The battle over whether artificial intelligence truly mimics the workings of the human brain rages on. But if A.I. can be employed to monitor and ensure something as vital as food safety, does it really matter?
Food producers are already putting A.I. to work, to trace the provenance of their products all the way back to the farm, and as far forward as the store shelf. They’re hoping that the technology can help them to get ahead of the next health or safety scare.
Of which, it seems, there’s no end. Only last October, meat processor J.B. Tolleson, Inc. recalled nearly 7 million pounds of raw beef products, on the suspicion of their containing Salmonella newport. Infections caused by that particular species of bacteria have risen sharply in recent years, but it’s just one of many ways that food can be contaminated throughout the global supply chain.
Now comes A.I., with the promise of applying the brute force of computing to the tracking of food, and identifying potential instances of contamination. But what is A.I., really? Is it truly an approximation of the brain, or a mechanism that functions in an entirely different manner?
Symphony RetailAI, which has adapted the technology to manage consumer goods supply chains, defines it simply: “The concept of machines being able to carry out tasks in a way that looks ‘smart.’”
Note the company’s use of quotation marks around the word “smart,” indicating that it doesn’t necessarily believe artificial intelligence to be truly “intelligent” in the manner of the human brain. But even a rough model of that mysterious organ can be of great value in parsing the complexities of food supply chains. What’s more, it offers the ability to sort through masses of data with a speed and depth that no human can match.
Retailers today are more apt to pull the trigger on a recall, says Patty McDonald, global solution marketing director with Symphony RetailAI. And, in a bid to head off bad publicity caused by a botched response to an actual incident of contamination, they’re striving to provide transparency to the consumer. To do that, they needed to know the origin, ingredients and production date of every item on the shelf.
The rise of social media only makes their efforts more urgent. These days, a brand’s reputation can be ruined in an instant, and take years to recover. (If it ever does.) “We live in a social world,” says McDonald, “and being able to quickly react and capture that information is definitely on the minds of retailers and consumers.”
Perishability is a major concern. The capabilities of A.I. notwithstanding, it’s not always possible to control the sale of products according to their expiration dates. Consumers are apt to pull items from the back of the shelf, believing them to be fresher.
Still, it’s essential that producers and retailers know every step of a product’s journey through the supply chain. The resulting data can then be incorporated into the forecast, leading to a reduction in waste and better management of items with short shelf lives.
Machine learning, an aspect of A.I. that enables the system to improve its insights with experience, is of particular value in the food sector. “It’s the ability to continuously look at data to help make decisions,” McDonald says. Machine learning draws on a wealth of data, including sales and production histories, weather patterns and social media, all with the goal of crafting a more accurate forecast.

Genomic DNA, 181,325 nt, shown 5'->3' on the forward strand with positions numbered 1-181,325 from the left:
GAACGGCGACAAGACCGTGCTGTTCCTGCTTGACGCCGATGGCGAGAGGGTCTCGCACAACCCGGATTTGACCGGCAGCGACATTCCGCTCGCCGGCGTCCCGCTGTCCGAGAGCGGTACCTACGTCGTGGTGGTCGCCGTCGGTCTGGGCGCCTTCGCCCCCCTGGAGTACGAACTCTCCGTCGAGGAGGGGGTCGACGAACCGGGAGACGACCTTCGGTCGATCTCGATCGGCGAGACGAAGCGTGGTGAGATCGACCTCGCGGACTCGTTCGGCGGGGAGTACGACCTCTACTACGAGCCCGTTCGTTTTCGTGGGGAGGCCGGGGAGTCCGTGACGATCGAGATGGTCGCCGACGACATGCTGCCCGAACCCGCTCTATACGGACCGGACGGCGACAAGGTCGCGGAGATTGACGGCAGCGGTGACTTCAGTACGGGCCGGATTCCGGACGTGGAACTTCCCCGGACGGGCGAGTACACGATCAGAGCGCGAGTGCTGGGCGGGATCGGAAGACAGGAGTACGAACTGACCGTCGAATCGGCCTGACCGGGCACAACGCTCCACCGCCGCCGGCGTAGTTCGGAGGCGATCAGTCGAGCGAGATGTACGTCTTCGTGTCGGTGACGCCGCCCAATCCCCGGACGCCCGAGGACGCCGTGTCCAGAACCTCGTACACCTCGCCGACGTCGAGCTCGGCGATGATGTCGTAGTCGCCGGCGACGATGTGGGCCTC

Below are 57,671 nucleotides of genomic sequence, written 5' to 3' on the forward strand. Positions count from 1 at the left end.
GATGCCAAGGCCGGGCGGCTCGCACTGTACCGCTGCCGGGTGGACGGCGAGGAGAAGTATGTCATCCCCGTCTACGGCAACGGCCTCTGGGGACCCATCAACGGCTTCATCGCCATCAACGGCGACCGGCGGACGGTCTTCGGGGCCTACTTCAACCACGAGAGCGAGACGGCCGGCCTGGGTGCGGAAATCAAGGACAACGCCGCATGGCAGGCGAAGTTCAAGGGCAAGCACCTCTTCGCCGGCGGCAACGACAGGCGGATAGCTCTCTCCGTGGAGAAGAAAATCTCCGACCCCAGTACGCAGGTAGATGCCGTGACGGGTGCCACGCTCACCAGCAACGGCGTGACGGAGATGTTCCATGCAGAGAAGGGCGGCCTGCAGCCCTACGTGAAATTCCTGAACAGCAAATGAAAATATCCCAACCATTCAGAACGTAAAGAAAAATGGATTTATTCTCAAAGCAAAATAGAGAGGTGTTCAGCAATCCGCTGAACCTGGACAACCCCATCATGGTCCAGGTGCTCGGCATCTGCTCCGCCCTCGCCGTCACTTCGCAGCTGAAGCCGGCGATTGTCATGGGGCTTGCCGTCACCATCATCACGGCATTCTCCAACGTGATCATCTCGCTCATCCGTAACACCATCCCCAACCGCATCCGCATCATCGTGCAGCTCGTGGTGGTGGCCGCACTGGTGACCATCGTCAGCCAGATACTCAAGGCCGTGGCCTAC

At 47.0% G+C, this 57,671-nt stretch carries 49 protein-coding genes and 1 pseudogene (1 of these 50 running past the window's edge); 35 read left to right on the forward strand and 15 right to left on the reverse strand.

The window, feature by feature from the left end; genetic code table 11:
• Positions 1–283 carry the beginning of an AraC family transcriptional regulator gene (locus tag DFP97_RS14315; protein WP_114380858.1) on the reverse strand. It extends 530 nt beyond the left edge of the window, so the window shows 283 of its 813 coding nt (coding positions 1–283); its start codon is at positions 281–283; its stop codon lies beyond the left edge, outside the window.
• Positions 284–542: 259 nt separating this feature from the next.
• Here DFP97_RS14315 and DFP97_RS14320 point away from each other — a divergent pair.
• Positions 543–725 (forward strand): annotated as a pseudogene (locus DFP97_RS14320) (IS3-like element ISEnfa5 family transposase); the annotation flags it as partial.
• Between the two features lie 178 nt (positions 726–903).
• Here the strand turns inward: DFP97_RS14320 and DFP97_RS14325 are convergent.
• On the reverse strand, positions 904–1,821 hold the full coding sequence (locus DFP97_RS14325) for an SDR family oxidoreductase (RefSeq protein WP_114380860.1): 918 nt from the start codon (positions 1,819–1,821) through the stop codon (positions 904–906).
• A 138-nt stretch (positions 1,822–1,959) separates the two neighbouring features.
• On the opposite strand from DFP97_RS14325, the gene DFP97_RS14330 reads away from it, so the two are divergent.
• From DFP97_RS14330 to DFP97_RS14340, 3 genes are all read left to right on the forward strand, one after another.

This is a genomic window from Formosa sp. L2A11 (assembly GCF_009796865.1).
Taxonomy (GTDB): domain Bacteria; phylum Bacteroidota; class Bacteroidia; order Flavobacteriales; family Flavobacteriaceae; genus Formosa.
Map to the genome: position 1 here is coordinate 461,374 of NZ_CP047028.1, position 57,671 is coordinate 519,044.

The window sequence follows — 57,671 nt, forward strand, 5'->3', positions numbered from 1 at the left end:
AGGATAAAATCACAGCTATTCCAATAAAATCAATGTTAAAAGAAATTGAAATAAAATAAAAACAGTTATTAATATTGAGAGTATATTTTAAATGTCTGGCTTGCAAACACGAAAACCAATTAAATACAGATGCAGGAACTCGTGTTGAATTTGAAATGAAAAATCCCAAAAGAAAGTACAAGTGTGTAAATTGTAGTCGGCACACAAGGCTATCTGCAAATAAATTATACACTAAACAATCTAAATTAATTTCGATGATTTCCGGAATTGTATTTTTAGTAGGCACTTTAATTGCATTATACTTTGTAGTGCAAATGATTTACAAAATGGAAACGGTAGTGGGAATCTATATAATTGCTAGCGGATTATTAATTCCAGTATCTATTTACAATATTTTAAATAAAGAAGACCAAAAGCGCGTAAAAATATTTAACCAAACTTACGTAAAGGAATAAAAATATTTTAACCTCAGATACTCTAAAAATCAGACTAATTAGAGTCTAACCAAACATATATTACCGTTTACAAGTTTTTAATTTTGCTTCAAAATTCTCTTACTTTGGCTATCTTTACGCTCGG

If nothing else, A.I. and machine learning surpass human efforts in their ability to handle the sheer volume of data generated by a typical supply chain. They can detect anomalies that might skew a forecast, while eliminating the need for people to manually cleanse the data.
A.I. hasn’t progressed to the point, however, where human judgment becomes irrelevant. For better or worse, a flesh-and-blood manager might deem the conclusions of an automated system to be somehow flawed. Certain tweaks, driven by a level of instinct that remains beyond the reach of silicon-based “brains,” could result. Yet machine learning is expressly designed to make such interventions progressively unnecessary. At some point, it becomes a question of humans learning to trust the machine.
McDonald says the system incorporates “guardrails” that limit its power and allow for human judgment to take precedence. She likens the algorithm to a scientist who learns from experience, reducing anomalies over time.
“People are hiring scientists to look at this information,” she says. “We’ve built something that is like a replacement for a human scientist.”
McDonald expects A.I. to become an even more powerful tool for ensuring the safety of the food supply chain. But the transition could take longer than the A.I. community expects. Many companies continue to manage their supply chains and develop forecasts through the use of spreadsheets and in-house legacy technology. It will take time for them to part with systems that have served their purpose for decades – unless a deadly outbreak of bacteria hastens the decision.
“You can’t predict health hazards,” says McDonald, “but you can understand where in the supply chain the product is, to react quickly and pull it.”